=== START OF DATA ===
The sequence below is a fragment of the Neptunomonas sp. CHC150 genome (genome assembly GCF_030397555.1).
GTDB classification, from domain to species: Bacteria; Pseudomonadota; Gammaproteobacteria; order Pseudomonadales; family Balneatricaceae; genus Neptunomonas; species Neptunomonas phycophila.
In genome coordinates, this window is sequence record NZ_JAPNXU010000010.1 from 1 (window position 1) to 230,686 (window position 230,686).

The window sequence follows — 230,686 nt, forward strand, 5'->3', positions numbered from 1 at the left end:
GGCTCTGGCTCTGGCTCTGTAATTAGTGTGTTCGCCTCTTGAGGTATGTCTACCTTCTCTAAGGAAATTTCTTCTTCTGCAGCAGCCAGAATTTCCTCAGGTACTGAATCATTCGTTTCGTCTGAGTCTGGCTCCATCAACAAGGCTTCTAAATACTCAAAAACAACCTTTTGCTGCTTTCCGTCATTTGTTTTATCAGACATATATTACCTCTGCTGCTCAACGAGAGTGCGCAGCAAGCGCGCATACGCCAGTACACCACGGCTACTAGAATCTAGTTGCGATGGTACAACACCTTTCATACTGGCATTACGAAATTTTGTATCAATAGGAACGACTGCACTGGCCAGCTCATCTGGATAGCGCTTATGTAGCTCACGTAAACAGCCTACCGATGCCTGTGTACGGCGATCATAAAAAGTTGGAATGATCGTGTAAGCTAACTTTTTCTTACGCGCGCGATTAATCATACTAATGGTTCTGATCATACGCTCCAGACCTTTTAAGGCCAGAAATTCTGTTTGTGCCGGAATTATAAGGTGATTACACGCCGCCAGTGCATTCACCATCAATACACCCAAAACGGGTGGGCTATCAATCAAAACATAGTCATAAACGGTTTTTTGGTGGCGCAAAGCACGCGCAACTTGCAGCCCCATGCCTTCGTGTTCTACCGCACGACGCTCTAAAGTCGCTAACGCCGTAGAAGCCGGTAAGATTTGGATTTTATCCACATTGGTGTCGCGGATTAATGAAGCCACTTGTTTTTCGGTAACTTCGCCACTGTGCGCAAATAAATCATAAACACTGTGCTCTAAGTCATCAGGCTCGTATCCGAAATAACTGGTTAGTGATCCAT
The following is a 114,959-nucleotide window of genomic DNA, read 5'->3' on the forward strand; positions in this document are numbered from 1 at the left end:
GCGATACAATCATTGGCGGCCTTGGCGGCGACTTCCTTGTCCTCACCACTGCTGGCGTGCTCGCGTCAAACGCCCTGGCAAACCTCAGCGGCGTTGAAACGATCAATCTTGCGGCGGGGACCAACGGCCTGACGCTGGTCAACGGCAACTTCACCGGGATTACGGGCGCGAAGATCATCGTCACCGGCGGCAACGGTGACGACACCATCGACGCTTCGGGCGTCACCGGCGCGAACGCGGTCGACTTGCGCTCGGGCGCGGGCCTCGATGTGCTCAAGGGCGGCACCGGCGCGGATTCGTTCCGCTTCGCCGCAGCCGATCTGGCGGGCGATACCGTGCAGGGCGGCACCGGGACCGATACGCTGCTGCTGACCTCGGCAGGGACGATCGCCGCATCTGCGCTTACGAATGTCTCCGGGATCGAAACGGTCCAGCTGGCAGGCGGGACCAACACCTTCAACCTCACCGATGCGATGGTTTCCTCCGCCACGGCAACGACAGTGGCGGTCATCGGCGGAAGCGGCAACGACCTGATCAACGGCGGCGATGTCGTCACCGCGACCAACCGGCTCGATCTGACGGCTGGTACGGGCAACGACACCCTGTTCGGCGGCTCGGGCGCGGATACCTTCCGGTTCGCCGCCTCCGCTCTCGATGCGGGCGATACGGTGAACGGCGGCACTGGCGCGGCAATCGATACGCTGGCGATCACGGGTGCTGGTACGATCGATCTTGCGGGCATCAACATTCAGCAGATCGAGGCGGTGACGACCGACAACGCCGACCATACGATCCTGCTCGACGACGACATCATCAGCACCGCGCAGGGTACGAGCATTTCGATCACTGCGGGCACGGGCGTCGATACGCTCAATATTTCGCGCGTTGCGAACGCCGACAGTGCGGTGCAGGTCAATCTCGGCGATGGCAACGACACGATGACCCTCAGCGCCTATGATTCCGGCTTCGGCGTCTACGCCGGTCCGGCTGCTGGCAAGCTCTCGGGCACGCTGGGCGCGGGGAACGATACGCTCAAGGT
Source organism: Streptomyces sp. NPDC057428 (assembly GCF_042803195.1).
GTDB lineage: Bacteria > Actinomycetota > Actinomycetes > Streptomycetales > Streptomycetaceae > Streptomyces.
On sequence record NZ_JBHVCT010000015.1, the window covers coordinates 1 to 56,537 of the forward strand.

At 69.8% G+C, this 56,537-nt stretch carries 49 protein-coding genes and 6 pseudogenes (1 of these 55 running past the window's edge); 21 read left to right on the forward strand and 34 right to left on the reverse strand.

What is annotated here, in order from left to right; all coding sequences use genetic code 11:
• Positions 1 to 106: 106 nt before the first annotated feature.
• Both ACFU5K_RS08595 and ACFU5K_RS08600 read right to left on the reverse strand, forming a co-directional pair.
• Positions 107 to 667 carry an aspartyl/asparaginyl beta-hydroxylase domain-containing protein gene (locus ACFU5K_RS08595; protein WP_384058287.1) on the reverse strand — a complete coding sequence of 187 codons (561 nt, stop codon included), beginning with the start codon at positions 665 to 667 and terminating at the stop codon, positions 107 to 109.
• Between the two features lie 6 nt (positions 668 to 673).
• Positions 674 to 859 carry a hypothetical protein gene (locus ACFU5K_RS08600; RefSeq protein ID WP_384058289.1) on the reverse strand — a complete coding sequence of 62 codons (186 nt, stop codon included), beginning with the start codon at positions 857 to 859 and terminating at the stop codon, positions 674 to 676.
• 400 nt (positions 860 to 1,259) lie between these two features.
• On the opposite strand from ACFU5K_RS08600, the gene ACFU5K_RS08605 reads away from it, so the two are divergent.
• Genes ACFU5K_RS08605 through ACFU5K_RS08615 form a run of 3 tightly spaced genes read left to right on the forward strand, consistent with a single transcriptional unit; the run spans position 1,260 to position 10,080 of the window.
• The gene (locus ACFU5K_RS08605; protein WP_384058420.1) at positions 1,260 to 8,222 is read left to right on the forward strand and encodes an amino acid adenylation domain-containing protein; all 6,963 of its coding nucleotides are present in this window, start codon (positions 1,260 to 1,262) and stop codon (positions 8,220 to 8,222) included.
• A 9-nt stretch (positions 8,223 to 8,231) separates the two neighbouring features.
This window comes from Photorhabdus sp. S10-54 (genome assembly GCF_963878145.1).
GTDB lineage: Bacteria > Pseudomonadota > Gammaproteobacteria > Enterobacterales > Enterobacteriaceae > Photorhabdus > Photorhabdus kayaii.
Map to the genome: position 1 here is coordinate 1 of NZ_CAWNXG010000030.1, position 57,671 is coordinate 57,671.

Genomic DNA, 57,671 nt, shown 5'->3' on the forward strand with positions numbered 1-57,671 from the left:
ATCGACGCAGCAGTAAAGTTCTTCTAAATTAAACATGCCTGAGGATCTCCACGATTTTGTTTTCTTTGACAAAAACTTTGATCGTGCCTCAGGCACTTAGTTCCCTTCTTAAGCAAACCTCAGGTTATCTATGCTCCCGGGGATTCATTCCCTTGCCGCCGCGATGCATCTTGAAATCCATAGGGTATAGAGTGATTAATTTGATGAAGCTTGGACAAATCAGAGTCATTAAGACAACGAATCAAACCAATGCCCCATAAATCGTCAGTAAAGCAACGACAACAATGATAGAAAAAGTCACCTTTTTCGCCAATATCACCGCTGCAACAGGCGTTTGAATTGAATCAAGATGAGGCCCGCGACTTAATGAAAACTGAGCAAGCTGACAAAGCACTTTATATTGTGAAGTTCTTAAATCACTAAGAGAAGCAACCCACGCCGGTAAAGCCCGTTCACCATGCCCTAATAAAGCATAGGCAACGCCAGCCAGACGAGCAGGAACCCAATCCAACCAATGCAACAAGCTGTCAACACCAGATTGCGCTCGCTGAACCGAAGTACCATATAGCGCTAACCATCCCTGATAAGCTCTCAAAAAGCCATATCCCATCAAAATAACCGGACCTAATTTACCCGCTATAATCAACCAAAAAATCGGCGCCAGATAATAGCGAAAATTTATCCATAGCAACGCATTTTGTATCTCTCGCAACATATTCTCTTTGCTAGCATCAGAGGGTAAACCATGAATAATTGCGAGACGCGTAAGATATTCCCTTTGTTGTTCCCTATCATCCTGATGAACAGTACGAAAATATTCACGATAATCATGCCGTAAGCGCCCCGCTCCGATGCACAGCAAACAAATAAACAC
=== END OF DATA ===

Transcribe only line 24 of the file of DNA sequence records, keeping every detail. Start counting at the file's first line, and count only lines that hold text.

GTDB lineage: Bacteria > Pseudomonadota > Gammaproteobacteria > Enterobacterales > Enterobacteriaceae > Photorhabdus > Photorhabdus kayaii.